Tips for eating/shopping on a budget:
Cooking at home can save you time and money and is usually a better nutrition buy as well. You may think you don’t have the time or the skills to cook for yourself, but really it doesn’t have to be complicated and with a little pre- planning you can make it work. Here are some helpful tips to get you started:
- Buy and cook more fresh foods. Make nutritious and economical choices bycooking at home more often with fresh items or compliment a convenience item with fresh sides. Perhaps start with one or two meals prepared at home, if eating out often, and gradually build on this as time allows. Don’t buy fresh for the whole week as the food may spoil by the time you get to it. Buy fresh for only the first day or two of the week and then use frozen or canned options.
- Ask about discounts.Your local grocer may have student discounts or a loyalty / discount card.
- Use coupons to help you save money.Remember coupons only help if they are for things you would usually buy. It helps to still price compare to get the best deals.
- Consider store brands—they usually cost less.These products have a special label or store name. Price compare with brand names to get the best deal.
- Convenience usually costs more.Be aware that you can save money if you don’t mind a little more work. Examples: buy whole chicken and cut into pieces; shred or grate your own cheese; make your own yogurt smoothie; and consider rice in bulk instead of instant rice mixes.
- Look at unit prices.These are usually posted on the shelf under the product label showing how much the item costs per ounce, per pound, etc. Compare unit prices of brands or different sizes for the best value.
- Try to buy in bulk. Only buy a size you can use before it expires. If you buy meat in bulk, decide what you need to use that day and freeze the rest in portion-sized packages.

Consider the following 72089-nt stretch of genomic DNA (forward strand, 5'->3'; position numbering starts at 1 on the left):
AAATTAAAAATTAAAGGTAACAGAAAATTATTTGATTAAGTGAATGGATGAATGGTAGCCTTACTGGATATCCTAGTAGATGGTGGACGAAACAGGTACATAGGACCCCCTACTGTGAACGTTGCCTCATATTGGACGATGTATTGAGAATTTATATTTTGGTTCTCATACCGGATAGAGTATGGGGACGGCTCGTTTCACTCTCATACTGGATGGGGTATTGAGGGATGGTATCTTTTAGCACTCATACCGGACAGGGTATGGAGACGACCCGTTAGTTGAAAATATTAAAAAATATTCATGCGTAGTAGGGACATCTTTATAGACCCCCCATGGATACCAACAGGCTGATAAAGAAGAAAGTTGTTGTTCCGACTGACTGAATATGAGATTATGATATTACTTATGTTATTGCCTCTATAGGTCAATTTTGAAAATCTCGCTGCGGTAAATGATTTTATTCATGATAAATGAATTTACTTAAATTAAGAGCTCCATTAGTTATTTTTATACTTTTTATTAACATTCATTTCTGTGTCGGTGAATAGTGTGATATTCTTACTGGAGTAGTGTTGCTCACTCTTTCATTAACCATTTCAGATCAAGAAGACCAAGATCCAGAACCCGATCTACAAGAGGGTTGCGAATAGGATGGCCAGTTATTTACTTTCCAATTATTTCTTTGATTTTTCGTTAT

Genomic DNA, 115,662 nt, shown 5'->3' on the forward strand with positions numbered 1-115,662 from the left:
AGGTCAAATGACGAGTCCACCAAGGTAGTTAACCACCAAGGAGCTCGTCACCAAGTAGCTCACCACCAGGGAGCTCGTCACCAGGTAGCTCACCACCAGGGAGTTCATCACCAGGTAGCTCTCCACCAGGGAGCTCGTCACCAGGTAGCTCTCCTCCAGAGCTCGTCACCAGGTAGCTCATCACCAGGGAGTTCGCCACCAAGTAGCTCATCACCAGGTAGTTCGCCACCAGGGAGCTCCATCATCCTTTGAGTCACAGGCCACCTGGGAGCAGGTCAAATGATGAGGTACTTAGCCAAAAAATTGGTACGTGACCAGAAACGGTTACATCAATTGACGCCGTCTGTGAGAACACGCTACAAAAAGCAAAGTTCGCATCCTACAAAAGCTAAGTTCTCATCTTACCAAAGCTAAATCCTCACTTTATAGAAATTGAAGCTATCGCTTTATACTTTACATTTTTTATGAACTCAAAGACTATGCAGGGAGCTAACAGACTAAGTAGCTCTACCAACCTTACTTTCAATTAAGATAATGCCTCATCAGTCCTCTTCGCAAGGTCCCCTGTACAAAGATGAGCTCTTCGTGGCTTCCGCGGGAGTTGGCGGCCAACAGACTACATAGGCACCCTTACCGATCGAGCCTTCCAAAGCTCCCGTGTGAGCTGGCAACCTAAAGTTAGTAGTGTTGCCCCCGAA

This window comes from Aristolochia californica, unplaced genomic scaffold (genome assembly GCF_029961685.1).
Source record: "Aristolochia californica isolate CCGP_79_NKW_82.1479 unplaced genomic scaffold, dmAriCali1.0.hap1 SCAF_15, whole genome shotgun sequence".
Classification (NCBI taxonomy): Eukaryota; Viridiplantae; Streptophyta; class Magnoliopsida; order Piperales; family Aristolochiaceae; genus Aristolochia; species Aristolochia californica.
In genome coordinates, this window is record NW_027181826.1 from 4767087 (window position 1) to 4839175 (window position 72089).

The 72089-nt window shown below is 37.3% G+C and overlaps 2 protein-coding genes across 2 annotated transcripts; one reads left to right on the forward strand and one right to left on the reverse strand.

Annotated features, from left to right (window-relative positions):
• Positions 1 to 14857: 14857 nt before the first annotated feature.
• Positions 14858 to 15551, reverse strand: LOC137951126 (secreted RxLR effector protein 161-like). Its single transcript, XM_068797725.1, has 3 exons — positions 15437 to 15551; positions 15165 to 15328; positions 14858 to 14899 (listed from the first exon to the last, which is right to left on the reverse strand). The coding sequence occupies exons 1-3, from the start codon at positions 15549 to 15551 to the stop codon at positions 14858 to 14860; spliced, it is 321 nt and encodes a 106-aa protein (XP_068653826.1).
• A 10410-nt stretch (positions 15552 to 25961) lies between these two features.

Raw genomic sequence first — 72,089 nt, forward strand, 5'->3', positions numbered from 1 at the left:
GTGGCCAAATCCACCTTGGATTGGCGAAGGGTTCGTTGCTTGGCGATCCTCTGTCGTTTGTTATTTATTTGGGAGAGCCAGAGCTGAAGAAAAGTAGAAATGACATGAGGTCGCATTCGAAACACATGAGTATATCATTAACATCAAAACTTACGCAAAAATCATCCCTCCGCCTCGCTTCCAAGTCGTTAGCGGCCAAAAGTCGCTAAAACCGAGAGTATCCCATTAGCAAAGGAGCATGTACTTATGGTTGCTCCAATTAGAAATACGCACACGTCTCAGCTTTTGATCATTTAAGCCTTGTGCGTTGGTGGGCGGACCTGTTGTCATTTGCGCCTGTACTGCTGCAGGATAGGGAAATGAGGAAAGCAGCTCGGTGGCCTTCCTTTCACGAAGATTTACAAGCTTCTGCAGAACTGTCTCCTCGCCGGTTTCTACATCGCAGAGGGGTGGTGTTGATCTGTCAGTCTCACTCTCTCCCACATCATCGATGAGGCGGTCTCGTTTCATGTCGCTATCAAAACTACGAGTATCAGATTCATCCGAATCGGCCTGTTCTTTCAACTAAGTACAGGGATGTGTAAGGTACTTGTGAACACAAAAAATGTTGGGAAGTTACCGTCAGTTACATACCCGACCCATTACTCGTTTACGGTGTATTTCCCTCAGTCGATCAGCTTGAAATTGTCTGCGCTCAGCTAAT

- Focus on economical fruits and vegetables in season. Produce such as bananas, apples, oranges, cabbage, sweet potatoes, butternut squash, dark-green leafy vegetables, green peppers, and regular carrots are usually less expensive especially when in season. (see produce guide on the following page)
- Consider frozen vegetables and fruit. A common misconception is that frozen fruit and vegetables are not healthy, however they are usually frozen at their peak ripeness when most nutrient-dense. Therefore, frozen versions are good alternatives for students on a budget, especially during winter months when fresh produce is limited or more expensive. Some canned versions may be budget friendly as well, however, canned vegetables are generally higher in sodium so opt for the no or low sodium options more often. Tip: rinsing canned veggies helps remove some of the sodium.
- Reduce food waste.For less food waste, buy or cook only what you need, freeze leftovers.
- Don’t shop while hungry / Resist temptations at the check-out.Snack foods and candy are conveniently located near the cash register for impulse buying.
- Share meals with roommates. This can be both a budget and time saver. Pool resources with roommates and consider meal planning and buying some items in bulk. You can save time by rotating a shopping/cooking schedule. Plan your meals and create shopping lists together.
Tips for meal planning: (Make it fun with themes or rotate meal planning menus)